At the “biggest show in UFC history” this weekend, the show was summarily stolen by a fighter who as recently as last week seemed all but forgotten … and his celebrity buddy who MMA fans now hope they can forget as soon as possible.
Lyoto Machida had been written out of the 205-pound title discussion after back-to-back losses to Mauricio “Shogun” Rua and Quinton “Rampage” Jackson during 2010, but found a way to jump (literally) back into the thick of things against Randy Couture on Saturday at UFC 129.
Fighting his highly-publicized retirement bout, the 47-year-old Couture seemed to know his only chance to defeat Machida was to get a hold of the younger, quicker fighter and work his Greco-Roman wrestling skills. Unfortunately, it was clear almost immediately that wasn’t going to happen. Couture spent the first five minutes of their co-co-co-main event fight vainly chasing Machida around the Octagon. Each time he actually got close enough to lay hands on him, he got plastered with potshots from the notorious counterpuncher. It was like you could smell the knockout coming. Still, nobody expected something like this.
With Couture looking determined to continue to work his game plan in the opening moments of the second, Machida suddenly lashed out with a jumping front kick – a “Karate Kid” style crane kick, if you will – that split Couture’s defense and landed flush on his jaw. Couture, toppled backward to the canvas and looked like he was already out cold before Machida followed with punches until the referee pulled him off.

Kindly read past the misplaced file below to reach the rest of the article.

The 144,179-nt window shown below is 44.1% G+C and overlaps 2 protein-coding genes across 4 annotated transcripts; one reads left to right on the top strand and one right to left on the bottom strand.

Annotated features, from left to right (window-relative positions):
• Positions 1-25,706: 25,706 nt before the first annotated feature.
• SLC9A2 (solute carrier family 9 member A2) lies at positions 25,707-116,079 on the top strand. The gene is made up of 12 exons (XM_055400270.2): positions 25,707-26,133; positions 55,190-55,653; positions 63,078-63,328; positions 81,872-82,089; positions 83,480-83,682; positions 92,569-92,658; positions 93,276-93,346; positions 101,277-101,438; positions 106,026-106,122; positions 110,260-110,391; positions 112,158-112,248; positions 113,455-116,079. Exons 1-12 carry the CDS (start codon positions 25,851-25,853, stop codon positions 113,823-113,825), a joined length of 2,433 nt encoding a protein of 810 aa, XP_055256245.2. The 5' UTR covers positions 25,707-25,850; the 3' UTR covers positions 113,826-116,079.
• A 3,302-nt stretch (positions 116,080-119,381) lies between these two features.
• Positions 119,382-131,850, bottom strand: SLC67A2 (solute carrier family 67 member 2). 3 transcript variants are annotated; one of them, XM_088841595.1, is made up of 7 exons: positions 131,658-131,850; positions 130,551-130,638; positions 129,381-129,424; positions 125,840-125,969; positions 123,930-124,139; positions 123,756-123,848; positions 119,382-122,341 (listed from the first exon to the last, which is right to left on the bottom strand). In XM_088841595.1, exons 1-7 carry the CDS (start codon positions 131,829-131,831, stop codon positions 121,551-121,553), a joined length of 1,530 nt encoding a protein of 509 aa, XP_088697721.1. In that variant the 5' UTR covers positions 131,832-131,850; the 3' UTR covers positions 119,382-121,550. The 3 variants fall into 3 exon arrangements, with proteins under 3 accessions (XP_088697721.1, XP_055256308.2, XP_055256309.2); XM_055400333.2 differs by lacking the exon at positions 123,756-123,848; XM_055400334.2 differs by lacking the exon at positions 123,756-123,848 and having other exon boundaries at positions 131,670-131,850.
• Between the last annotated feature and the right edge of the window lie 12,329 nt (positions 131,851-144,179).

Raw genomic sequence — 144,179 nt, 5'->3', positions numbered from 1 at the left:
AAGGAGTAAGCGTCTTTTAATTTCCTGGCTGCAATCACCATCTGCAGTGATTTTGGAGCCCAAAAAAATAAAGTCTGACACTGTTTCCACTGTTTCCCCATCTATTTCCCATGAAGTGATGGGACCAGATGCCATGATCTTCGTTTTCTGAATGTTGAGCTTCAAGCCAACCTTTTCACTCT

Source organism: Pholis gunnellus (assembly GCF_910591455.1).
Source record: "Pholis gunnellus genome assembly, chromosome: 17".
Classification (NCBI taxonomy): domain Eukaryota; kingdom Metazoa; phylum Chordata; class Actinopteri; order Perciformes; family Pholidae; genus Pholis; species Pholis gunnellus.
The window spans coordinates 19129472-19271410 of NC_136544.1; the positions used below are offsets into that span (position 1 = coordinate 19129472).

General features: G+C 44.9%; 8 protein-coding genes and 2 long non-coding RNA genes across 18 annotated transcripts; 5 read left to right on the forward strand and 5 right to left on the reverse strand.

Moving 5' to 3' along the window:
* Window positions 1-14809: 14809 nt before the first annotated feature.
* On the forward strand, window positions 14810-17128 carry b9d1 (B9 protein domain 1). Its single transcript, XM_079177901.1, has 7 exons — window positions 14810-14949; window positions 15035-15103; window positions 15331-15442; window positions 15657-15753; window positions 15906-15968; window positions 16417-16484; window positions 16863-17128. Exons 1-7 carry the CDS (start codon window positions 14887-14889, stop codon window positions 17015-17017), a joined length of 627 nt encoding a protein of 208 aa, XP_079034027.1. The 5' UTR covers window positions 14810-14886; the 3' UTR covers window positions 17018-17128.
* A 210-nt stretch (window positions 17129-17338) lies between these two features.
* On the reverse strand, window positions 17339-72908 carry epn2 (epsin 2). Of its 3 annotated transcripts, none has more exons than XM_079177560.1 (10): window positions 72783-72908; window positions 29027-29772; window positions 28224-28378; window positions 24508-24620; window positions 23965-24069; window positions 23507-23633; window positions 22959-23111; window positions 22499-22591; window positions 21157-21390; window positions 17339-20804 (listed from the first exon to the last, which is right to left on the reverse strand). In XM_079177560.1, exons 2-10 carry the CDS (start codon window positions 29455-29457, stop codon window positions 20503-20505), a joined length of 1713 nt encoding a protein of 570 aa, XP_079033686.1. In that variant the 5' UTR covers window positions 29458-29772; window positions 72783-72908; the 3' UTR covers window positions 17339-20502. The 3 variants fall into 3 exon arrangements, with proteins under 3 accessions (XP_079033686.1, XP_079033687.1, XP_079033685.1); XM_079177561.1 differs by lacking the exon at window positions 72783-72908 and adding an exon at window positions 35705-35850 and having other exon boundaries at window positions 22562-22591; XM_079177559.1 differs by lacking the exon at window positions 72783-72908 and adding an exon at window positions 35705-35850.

The most shocking thing was not exactly the kick itself – though it was extremely cool – but how similar it was to Machida teammate Anderson Silva’s front kick knockout of Vitor Belfort at UFC 126 in February. Compounding things, both Belfort and Couture fight out of Randy’s Las Vegas –based Xtreme Couture gym and in the wake of their victories both Silva and Machida credited aging action movie star Steven Seagal with helping them devise the kicks.
Seagal, naturally, was in attendance at both events. There he was this weekend at UFC 129, decked out in the same leather jacket and yellow-tinted shooting glasses he wore to 126. There he was after the event, telling reporters how “amazingly proud” he was of Machida and basically acting as if he invented the technique “The Dragon” used to win the fight, if not kicking itself.
Seagal’s motivations are clear. He’s a narcissist, a publicity hound and a first-class hanger-on. For the fighters, it’s a little more difficult to ferret out their intentions here. Obviously, crediting Seagal for anything in MMA is enough to make any self respecting fight journalist throw up his hands in exasperation. Are they humoring this guy? Are they working some kind of bizarre inside joke or extremely slow-developing viral marketing campaign? Do they – shudder – actually respect him?
Unknown, but one thing is clear: Seagal’s status as a lucky charm for fighter from Silva’s and Machida’s Black House gym is probably fully established. As long as this craziness continues, we’re not likely to be rid of him any time soon.